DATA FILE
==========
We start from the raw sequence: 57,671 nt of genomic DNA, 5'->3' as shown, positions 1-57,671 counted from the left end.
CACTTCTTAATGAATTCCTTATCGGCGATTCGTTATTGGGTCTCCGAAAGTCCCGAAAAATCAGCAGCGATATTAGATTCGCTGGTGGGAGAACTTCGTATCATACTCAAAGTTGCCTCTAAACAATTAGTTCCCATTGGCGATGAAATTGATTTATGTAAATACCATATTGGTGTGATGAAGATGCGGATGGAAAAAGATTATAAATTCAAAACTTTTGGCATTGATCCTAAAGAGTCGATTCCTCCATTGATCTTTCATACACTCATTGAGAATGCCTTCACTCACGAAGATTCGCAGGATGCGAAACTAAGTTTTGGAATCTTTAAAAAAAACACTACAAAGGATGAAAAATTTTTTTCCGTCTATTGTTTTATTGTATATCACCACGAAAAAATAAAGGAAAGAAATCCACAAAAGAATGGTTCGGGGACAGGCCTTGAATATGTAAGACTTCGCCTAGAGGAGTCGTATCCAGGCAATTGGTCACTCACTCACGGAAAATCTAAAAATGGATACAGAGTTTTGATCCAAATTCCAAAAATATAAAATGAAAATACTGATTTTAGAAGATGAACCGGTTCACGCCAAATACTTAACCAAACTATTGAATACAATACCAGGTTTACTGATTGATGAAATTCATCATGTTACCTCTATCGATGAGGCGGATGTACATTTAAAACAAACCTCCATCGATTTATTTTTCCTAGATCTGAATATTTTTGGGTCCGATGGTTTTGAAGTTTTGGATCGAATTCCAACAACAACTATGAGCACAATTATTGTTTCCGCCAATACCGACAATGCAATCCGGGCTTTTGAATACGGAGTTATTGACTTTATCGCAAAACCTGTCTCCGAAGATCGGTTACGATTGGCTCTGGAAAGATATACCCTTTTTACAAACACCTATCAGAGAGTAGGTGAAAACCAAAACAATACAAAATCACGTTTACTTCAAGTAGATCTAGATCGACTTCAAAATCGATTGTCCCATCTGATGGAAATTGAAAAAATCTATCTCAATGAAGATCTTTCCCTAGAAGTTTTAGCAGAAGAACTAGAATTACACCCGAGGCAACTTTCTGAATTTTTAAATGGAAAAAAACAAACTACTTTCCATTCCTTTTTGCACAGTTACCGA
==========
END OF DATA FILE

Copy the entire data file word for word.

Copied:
We start from the raw sequence: 57,671 nt of genomic DNA, 5'->3' as shown, positions 1-57,671 counted from the left end.
CACTTCTTAATGAATTCCTTATCGGCGATTCGTTATTGGGTCTCCGAAAGTCCCGAAAAATCAGCAGCGATATTAGATTCGCTGGTGGGAGAACTTCGTATCATACTCAAAGTTGCCTCTAAACAATTAGTTCCCATTGGCGATGAAATTGATTTATGTAAATACCATATTGGTGTGATGAAGATGCGGATGGAAAAAGATTATAAATTCAAAACTTTTGGCATTGATCCTAAAGAGTCGATTCCTCCATTGATCTTTCATACACTCATTGAGAATGCCTTCACTCACGAAGATTCGCAGGATGCGAAACTAAGTTTTGGAATCTTTAAAAAAAACACTACAAAGGATGAAAAATTTTTTTCCGTCTATTGTTTTATTGTATATCACCACGAAAAAATAAAGGAAAGAAATCCACAAAAGAATGGTTCGGGGACAGGCCTTGAATATGTAAGACTTCGCCTAGAGGAGTCGTATCCAGGCAATTGGTCACTCACTCACGGAAAATCTAAAAATGGATACAGAGTTTTGATCCAAATTCCAAAAATATAAAATGAAAATACTGATTTTAGAAGATGAACCGGTTCACGCCAAATACTTAACCAAACTATTGAATACAATACCAGGTTTACTGATTGATGAAATTCATCATGTTACCTCTATCGATGAGGCGGATGTACATTTAAAACAAACCTCCATCGATTTATTTTTCCTAGATCTGAATATTTTTGGGTCCGATGGTTTTGAAGTTTTGGATCGAATTCCAACAACAACTATGAGCACAATTATTGTTTCCGCCAATACCGACAATGCAATCCGGGCTTTTGAATACGGAGTTATTGACTTTATCGCAAAACCTGTCTCCGAAGATCGGTTACGATTGGCTCTGGAAAGATATACCCTTTTTACAAACACCTATCAGAGAGTAGGTGAAAACCAAAACAATACAAAATCACGTTTACTTCAAGTAGATCTAGATCGACTTCAAAATCGATTGTCCCATCTGATGGAAATTGAAAAAATCTATCTCAATGAAGATCTTTCCCTAGAAGTTTTAGCAGAAGAACTAGAATTACACCCGAGGCAACTTTCTGAATTTTTAAATGGAAAAAAACAAACTACTTTCCATTCCTTTTTGCACAGTTACCGA